A = {{1, 0, 0, 1}, {1, 1, 0, 0}, {0, 1, 1, 0}, {0, 0, 1, 1}};

Solution s={0, 0, 1, 0, 0, 0, 0, 1, 0, 1, 0, 0, 1, 0, 0, 0} and consequently

Xsol={{0, 0, 1, 0}, {0, 0, 0, 1}, {0, 1, 0, 0}, {1, 0, 0, 0}}

Test that X.M-A=0 and

Xsol // MatrixRank

Out[]= 4

It could be useful to test this code with rectangular matrix as well. But in a case of Example 1 we have

M = {{0, 1, 0, 0, 1, 1}, {0, 1, 0, 1, 1, 0}, {0, 1, 1, 0, 0, 1}, {0, 
    1, 1, 1, 0, 0}, {1, 0, 0, 0, 1, 1}, {1, 0, 0, 1, 1, 0}, {1, 0, 1, 
    0, 0, 1}, {1, 0, 1, 1, 0, 0}};
A = {{1, 0, 1/2, 1/2, 1/2, 1/2}, {0, 1, 1/2, 1/2, 1/2, 1/2}, {1/2, 
    1/2, 1, 1/2, 0, 1/2}, {1/2, 1/2, 1/2, 1, 1/2, 0}, {1/2, 1/2, 0, 
    1/2, 1, 1/2}, {1/2, 1/2, 1/2, 0, 1/2, 1}}; 
Xsol={{0, 0, 0, 0, 1/2, 0, 0, 1/2}, {1/2, 0, 0, 1/2, 0, 0, 0, 0}, {0, 0, 1/
  2, 0, 0, 0, 0, 1/2}, {0, 1/2, 0, 0, 0, 0, 0, 1/2}, {1/2, 0, 0, 0, 0,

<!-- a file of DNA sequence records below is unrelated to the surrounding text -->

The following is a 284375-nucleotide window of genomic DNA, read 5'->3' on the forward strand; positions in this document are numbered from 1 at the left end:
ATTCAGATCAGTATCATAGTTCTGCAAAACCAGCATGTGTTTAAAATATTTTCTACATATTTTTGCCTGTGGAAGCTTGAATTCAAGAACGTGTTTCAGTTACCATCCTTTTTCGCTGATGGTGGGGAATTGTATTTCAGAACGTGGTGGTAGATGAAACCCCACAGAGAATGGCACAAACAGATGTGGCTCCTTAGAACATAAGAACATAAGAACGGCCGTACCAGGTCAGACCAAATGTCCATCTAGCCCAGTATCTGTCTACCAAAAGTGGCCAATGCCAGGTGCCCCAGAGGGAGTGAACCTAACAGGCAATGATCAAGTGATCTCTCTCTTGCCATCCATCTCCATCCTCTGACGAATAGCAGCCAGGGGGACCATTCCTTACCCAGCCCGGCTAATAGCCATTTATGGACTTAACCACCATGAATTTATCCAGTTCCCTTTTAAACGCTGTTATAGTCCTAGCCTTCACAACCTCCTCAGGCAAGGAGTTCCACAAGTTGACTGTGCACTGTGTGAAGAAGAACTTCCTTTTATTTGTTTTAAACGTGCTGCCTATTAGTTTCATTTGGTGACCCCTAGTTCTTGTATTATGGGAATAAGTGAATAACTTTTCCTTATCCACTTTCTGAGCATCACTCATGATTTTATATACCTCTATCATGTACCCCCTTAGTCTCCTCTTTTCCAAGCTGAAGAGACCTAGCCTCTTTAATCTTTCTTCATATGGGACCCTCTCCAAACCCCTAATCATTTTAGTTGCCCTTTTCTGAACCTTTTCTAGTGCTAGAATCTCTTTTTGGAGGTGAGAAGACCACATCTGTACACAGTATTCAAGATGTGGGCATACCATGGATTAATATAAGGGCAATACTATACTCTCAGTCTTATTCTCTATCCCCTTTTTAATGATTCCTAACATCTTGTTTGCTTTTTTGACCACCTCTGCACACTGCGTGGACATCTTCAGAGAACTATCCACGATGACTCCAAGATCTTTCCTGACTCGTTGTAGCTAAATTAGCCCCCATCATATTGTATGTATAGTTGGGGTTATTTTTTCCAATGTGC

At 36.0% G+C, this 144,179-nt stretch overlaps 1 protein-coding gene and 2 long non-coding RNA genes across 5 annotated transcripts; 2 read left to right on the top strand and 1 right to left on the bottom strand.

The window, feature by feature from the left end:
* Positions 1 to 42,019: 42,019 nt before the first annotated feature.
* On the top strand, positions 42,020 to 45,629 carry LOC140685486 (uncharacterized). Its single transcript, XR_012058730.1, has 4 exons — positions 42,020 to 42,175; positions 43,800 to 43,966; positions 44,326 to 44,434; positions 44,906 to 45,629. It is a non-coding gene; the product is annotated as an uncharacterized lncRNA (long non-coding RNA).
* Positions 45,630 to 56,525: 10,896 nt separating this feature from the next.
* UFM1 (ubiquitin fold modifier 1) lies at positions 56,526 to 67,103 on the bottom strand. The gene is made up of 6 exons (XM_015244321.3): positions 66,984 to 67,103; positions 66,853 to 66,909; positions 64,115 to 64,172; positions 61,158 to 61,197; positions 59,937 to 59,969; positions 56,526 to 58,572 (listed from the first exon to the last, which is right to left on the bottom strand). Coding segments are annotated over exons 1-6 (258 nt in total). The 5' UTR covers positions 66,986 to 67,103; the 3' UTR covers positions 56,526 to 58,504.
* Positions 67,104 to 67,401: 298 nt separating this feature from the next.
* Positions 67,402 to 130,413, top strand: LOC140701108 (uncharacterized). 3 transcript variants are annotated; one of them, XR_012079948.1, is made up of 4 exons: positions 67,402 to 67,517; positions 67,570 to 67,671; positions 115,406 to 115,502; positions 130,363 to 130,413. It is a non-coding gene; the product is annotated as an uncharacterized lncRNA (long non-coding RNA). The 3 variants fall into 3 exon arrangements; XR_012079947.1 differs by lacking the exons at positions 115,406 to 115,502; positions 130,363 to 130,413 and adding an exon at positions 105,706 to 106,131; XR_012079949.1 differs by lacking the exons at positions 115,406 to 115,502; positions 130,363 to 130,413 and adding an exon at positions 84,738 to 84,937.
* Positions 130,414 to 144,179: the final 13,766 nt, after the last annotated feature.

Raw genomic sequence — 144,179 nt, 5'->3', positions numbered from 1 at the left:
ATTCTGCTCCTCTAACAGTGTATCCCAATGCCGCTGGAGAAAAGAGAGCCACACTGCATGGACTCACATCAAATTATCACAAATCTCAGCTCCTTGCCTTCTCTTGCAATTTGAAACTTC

1/2, 0, 0}, {1/2, 0, 0, 0, 0, 0, 1/2, 0}};

This is exactly what we got with using FindInstance since Xsol // MatrixRank is 6 in this case. Therefore, we try Code 2 from my answer here

NNLSFindMinimum[A_, f_] := 
  Module[{nbx = Length[First[A]], xi, x, axf, xinit}, 
   xi = Array[x, nbx];
   axf = A . xi^2 - f;
   xinit = PseudoInverse[A] . f;
   If[And @@ (# >= 0 & /@ xinit), xinit, 
    fm = FindMinimum[Evaluate[axf . axf], 
      Evaluate[Sequence @@ Transpose[{xi, xinit}]], 
      MaxIterations -> 1000];
    xi^2 /. fm[[2]]]];

s2 = NNLSFindMinimum[m // Normal, -v // Normal]

(*Out[]= {0, 0, 0, 0, 1/4, 1/4, 1/4, 1/4, 1/4, 1/4, 1/4, 1/4, 0, 0, \
0, 0, 0, 0, 1/4, 1/4, 0, 0, 1/4, 1/4, 0, 1/4, 0, 1/4, 0, 1/4, 0, 1/4, \
1/4, 1/4, 0, 0, 1/4, 1/4, 0, 0, 1/4, 0, 1/4, 0, 1/4, 0, 1/4, 0}*)

 X2 = X /. Table[var[[i]] -> s2[[i]], {i, Length[var]}]

(*Out[]= {{0, 0, 0, 0, 1/4, 1/4, 1/4, 1/4}, {1/4, 1/4, 1/4, 1/4, 0, 0,
   0, 0}, {0, 0, 1/4, 1/4, 0, 0, 1/4, 1/4}, {0, 1/4, 0, 1/4, 0, 1/4, 
  0, 1/4}, {1/4, 1/4, 0, 0, 1/4, 1/4, 0, 0}, {1/4, 0, 1/4, 0, 1/4, 0, 
  1/4, 0}}*)

 X2 . M - A

(*Out[]= {{0, 0, 0, 0, 0, 0}, {0, 0, 0, 0, 0, 0}, {0, 0, 0, 0, 0, 
  0}, {0, 0, 0, 0, 0, 0}, {0, 0, 0, 0, 0, 0}, {0, 0, 0, 0, 0, 0}}*)

 X2 // MatrixRank

(*Out[]= 4*)

But how can we prove that Code 2 by Jean - Claude Poujade minimize rank as well?